In Brazil, publications focused on macroeconomics and political economy are rare. Common sense, in turn, ignores the knowledge of economic theories and is unaware that certain proposed positions and formulas basically derive from a theoretical view that can be debated with many others. “One of the central problems of the journalist dedicated to the economy is the precariousness of economic theories, divided into a large number of schools, each with its axioms, handled as instruments of persuasion” tells us Bernardo Kucinsky (1996). Journalists who move in this scenario and are unaware of or are instructed to ignore these economic relationships “tend to make simplistic conclusions and draw conclusions without foundation in facts or reason”.

Bernardo Kucinski goes further by observing how the economic debate takes place, with an abusive use of fallacies, arguments with apparently correct premises, but whose conclusions are false. Both economists and journalists formulate general laws and causal relationships based on singular observations.

These characteristics allow the production of false consensus and the fetishization of certain fundamentals, even if the result produced is misery and the annihilation of public functions capable of providing the State with tools to produce a certain equality and distribution.

Detecting ideological discourses, filtering or contesting dogmatic statements, sophisms and fallacies is an arduous task for the reading public and a mission refused by the media. It only accuses of being ideological what contradicts certain dogmas of the liberal booklet that the elites so skilfully make it look like science.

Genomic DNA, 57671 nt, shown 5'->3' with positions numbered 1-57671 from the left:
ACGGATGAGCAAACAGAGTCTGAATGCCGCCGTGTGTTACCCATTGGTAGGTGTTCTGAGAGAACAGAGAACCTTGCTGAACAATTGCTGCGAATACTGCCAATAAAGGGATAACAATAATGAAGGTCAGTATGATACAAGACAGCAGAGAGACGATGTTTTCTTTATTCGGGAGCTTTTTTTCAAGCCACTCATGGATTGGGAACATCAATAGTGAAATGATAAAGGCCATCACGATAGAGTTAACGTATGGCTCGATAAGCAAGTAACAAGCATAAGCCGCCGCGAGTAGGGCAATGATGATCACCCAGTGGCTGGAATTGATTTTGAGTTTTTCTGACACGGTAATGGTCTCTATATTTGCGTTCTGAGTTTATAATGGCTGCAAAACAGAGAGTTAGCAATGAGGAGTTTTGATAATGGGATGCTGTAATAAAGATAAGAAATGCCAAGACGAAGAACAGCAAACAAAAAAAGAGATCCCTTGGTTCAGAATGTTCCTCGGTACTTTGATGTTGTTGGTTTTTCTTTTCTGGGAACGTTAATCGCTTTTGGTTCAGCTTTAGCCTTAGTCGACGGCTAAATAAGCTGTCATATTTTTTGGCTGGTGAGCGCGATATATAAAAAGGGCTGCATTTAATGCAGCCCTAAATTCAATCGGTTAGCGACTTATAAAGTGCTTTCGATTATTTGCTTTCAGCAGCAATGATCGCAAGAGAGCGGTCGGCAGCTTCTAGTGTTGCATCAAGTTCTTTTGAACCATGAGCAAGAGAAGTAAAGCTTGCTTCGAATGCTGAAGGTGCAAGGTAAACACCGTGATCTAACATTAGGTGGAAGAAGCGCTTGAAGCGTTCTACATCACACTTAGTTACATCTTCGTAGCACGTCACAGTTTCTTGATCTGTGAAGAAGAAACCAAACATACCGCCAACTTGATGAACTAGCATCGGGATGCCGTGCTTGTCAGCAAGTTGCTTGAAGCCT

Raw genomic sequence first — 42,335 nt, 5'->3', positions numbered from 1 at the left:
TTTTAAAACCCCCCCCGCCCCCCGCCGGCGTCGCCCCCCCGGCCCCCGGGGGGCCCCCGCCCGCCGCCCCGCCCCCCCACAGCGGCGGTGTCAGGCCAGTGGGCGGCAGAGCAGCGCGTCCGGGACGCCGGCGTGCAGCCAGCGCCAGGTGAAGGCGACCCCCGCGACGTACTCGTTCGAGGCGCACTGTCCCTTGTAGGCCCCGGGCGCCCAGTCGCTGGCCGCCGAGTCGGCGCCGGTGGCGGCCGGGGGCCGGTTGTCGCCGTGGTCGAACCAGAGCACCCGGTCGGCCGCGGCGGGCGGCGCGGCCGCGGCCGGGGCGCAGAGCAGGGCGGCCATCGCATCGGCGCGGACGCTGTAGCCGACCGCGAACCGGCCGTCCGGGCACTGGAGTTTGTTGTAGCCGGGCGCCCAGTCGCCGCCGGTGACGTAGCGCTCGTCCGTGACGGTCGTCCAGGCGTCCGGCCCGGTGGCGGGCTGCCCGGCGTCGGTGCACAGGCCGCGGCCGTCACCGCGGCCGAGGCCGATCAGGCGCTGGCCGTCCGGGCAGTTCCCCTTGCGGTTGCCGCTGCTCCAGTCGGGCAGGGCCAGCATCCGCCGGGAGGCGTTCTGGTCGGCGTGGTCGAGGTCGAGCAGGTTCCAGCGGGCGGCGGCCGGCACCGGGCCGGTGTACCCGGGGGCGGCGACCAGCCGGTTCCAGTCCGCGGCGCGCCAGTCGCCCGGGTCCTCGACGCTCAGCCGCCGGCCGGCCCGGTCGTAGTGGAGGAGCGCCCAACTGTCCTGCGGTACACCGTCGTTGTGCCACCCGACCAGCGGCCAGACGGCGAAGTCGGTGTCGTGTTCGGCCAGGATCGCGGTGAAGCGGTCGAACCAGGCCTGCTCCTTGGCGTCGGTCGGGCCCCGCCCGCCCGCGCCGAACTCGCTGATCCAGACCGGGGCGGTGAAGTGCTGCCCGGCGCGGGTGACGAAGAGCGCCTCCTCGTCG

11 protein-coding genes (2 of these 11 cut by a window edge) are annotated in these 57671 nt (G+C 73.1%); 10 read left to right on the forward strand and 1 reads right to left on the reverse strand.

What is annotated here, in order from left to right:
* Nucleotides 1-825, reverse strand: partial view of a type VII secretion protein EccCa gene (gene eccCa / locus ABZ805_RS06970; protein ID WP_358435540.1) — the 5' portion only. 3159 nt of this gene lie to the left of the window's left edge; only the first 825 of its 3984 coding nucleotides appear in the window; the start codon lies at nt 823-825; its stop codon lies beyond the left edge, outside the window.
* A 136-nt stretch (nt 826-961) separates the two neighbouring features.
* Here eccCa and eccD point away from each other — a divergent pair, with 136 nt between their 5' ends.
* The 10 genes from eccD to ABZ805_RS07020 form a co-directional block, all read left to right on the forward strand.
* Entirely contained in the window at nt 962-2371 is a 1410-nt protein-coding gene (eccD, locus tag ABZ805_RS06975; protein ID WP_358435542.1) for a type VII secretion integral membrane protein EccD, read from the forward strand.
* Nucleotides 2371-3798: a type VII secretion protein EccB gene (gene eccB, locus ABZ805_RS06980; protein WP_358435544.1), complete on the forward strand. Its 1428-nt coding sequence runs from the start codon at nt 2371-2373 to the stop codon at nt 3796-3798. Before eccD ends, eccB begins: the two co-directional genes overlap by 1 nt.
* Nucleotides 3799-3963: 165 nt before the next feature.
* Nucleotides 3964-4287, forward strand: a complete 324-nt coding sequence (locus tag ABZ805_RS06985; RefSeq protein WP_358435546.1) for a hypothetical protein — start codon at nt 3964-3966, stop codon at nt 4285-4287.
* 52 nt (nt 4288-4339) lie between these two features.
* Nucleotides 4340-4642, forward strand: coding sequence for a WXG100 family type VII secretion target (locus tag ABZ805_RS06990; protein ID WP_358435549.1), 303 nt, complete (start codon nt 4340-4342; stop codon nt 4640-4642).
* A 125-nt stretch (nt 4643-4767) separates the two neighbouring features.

Usually things are more sophisticated. That is, the economic journalism of the standard media makes it seem that certain dogmas are unappealable. The elaborate, capable -technically and politically- like economist Márcio Pochmann demanded to leave subtleties aside. Better intrigue and insult. And the fear. Always him, triggered to make believe that change is a threat.

Two distinct audiences are addressed by economic journalism and each has its own codes for communicating. Specialists, big businessmen, financiers and market professionals read and understand certain clashes in a different way. The general public and small traders are permanently attacked by excessively technical and difficult-to-explain language. Saying only that the subject will lie and manipulate serves one. But it also serves the other.

A highly credible agency like the IBGE is really a danger if it is in the hands of those who show other truths about ideological motivations, media interests and economic needs.

* Sandra Bitencourt is a journalist, PhD in communication and information from UFRGS, director of communication at Instituto Novos Paradigmas (INP).